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Roberto Martinez’s instrumental extravaganza at 5th & Main Espresso Bar

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Roberto Martinez brought various styles of Flamenco to the 5th & Main Espresso Bar, on Feb. 18. Some of the styles he incorporated were Farruca, Soleres, Alegrías, Sevillanas, Tarantas and others.

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Prior to beginning Martinez’s set with René Heredia’s “René’s Warm Up in C”, he played a few notes and adjusted the sound on his mixer—for a brief sound check and began to sway from side-to-side. He took a brief pause and adjusted the neck of his microphone stand. He went onto push downward on the top guitar string and strummed the rest with his free fingers, almost simultaneously.

Before combining a mixture of Ruben Romero’s, Guillermo Salazar’s, Leo Polo Sánchez’s and Martinez’s renditions of “First Words”, he extended both of his arms and intertwined his fingers. His knuckles began to crack; he let out a lgrunt and cleared his throat. After the song came to an end, he received some applause. He quietly voiced his gratitude and gave a nod to an audience member.

After removing the capo near the end of Martinez’s fretboard, he covered Leo Polo Sánchez’s “Farruca Traditional”. Two spectators walked in front of him, as he looked up at them and motioned his eyebrows upward to greet them. They continued to walk to the table nearest to Martinez, as they looked onward and watched him play. Afterwards, he reached for a small bottle of baby powder and lathered up the neck of his guitar.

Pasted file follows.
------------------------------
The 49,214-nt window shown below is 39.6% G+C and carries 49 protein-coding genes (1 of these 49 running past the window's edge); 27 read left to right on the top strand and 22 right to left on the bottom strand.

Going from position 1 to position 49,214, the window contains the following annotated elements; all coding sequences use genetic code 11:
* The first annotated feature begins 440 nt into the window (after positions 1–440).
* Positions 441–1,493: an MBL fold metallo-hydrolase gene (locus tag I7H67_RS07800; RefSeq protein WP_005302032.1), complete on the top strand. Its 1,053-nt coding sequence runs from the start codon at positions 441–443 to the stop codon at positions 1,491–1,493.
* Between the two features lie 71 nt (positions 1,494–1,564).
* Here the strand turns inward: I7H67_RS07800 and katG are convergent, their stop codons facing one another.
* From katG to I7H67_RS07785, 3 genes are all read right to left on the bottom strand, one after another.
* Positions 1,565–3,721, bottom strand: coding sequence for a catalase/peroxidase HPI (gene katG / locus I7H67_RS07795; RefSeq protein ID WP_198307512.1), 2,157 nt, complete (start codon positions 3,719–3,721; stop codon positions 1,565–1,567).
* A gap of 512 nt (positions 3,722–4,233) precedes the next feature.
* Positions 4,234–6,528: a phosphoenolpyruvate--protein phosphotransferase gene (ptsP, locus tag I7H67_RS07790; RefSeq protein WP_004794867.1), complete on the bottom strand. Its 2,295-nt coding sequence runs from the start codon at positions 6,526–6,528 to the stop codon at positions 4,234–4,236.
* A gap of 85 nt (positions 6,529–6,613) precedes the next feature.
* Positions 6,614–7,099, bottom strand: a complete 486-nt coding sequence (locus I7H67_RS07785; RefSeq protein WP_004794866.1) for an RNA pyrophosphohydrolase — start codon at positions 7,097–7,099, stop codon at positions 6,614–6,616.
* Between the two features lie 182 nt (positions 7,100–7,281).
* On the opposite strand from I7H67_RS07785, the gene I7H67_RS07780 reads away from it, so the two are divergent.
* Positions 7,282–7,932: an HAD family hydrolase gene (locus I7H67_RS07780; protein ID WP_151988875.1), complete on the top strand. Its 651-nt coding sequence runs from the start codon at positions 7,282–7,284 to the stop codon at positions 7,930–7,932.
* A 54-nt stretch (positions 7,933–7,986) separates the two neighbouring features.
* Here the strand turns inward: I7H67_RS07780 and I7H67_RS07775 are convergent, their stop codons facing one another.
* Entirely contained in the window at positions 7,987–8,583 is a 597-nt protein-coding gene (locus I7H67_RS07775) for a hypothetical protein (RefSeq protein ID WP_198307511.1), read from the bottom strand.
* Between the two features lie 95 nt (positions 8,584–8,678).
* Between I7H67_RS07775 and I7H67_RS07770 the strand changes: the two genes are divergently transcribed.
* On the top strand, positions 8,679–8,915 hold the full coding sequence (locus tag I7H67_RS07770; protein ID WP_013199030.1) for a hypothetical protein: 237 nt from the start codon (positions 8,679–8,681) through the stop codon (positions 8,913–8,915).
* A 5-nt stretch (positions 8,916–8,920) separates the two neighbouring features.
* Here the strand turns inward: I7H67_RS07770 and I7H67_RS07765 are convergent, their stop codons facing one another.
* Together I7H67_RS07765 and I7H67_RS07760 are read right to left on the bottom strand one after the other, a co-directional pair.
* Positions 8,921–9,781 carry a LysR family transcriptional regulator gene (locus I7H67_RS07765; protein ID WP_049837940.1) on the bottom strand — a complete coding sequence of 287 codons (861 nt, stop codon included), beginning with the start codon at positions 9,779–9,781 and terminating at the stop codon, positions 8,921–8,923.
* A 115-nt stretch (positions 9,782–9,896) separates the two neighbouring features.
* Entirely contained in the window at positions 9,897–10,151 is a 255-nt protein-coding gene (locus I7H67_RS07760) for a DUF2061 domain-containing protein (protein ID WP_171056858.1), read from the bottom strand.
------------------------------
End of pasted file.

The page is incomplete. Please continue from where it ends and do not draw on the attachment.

Martinez briefly stood up and reached into his back pocket, to obtain a white handkerchief. He continued to wipe off the excess amount of baby powder, on the neck of his guitar. Then, he continued his recital with René Heredia’s “Farruca”.

Mando San Luca’s “Garraton” brought an end to Martinez’s concert. During the song—he wiggled his left hand over the strings located above the soundhole of his guitar, to manipulate the sound. As he continued to play—he gently tapped near the saddle of his guitar, as a form of percussion.

Ruben Romero’s “Luna Nocturna” and “Alegria Por Sanchez”, “Seviallas”, “Tarantas”, Sanchez Sabicas’ “Soleares”, “Malagueña Verdiales”, Ruben Romero’s “Passing Storm”, Guillermo Salazar, Leo Polo Sánchez, René Heredia’s “Alegrio Por”, Ruben Romero’s “Cathedral Bells (Homenaje A Ruby)”, Sanchez Sabica’s “Grandino”, Óscar Herrero’s “Vieven’ and “Ámbar de Pimavera (Tangos)”, René Heredia’s “Rumba”, Óscar Herrero’s “28 de Junio (Nana)” and Sanchez Sabicas’ “Ole Mi Cadiz” were also part of Roberto Martinez’s set.


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